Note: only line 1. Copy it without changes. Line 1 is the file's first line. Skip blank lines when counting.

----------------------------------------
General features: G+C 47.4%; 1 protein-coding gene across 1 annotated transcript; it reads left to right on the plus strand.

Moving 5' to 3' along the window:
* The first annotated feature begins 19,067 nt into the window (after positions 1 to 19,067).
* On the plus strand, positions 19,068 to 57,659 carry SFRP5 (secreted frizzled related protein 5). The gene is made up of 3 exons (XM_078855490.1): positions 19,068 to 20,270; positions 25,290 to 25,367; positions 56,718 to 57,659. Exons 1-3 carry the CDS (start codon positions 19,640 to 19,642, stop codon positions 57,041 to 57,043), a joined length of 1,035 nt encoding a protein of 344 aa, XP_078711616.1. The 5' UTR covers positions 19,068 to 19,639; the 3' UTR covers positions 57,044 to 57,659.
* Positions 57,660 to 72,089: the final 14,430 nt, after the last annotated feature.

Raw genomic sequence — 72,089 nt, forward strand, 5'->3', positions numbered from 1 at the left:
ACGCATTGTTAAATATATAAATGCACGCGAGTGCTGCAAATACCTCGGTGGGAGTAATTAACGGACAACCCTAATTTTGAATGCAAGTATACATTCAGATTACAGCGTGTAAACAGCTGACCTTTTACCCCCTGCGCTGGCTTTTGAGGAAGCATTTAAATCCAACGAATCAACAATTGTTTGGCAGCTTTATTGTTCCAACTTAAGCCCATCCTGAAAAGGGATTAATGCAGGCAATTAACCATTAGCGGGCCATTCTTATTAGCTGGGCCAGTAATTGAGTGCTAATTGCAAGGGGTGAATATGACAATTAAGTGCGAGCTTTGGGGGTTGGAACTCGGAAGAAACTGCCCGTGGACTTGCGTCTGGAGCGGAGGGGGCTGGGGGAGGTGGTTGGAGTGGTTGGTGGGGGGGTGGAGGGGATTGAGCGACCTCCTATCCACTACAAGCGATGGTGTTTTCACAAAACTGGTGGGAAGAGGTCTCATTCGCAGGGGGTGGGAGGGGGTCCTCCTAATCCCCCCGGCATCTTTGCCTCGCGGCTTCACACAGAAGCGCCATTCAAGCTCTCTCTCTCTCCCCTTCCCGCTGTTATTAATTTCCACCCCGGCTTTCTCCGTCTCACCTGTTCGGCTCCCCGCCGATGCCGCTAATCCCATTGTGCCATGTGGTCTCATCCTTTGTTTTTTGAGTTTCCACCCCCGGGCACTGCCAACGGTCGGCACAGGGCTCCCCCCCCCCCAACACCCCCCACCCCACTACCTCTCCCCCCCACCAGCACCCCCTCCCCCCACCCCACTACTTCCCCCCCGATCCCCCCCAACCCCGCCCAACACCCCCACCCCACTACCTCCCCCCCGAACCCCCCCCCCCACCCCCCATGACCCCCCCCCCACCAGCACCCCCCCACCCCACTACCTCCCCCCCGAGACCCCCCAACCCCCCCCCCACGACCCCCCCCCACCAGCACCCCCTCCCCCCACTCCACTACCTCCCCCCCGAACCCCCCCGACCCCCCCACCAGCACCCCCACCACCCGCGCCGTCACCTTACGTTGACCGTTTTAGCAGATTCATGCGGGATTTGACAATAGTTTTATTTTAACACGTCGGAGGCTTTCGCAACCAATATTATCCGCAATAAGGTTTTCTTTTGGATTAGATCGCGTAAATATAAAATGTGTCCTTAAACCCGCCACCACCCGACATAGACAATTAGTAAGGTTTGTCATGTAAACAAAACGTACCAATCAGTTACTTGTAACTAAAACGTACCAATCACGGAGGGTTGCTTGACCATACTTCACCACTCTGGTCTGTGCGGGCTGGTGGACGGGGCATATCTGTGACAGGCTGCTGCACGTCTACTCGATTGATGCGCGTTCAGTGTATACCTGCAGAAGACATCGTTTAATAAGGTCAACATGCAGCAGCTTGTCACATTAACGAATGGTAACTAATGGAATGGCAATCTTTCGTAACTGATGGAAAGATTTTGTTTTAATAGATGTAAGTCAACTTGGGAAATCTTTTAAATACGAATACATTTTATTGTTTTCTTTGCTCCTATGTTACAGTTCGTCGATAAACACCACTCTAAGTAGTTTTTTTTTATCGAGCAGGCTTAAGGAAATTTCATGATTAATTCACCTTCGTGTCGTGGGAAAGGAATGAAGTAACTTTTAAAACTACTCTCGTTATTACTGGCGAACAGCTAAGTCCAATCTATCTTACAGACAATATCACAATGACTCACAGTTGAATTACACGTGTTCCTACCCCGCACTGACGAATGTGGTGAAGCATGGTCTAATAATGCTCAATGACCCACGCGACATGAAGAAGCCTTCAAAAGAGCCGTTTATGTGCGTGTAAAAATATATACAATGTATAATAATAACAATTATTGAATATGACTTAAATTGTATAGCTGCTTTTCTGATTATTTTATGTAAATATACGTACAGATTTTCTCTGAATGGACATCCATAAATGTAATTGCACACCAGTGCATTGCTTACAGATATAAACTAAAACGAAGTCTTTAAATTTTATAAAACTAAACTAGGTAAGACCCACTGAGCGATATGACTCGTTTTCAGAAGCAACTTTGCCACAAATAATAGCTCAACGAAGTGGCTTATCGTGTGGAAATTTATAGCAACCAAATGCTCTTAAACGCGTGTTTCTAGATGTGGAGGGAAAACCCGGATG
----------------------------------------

General features: G+C 47.4%; 1 protein-coding gene across 1 annotated transcript; it reads left to right on the plus strand.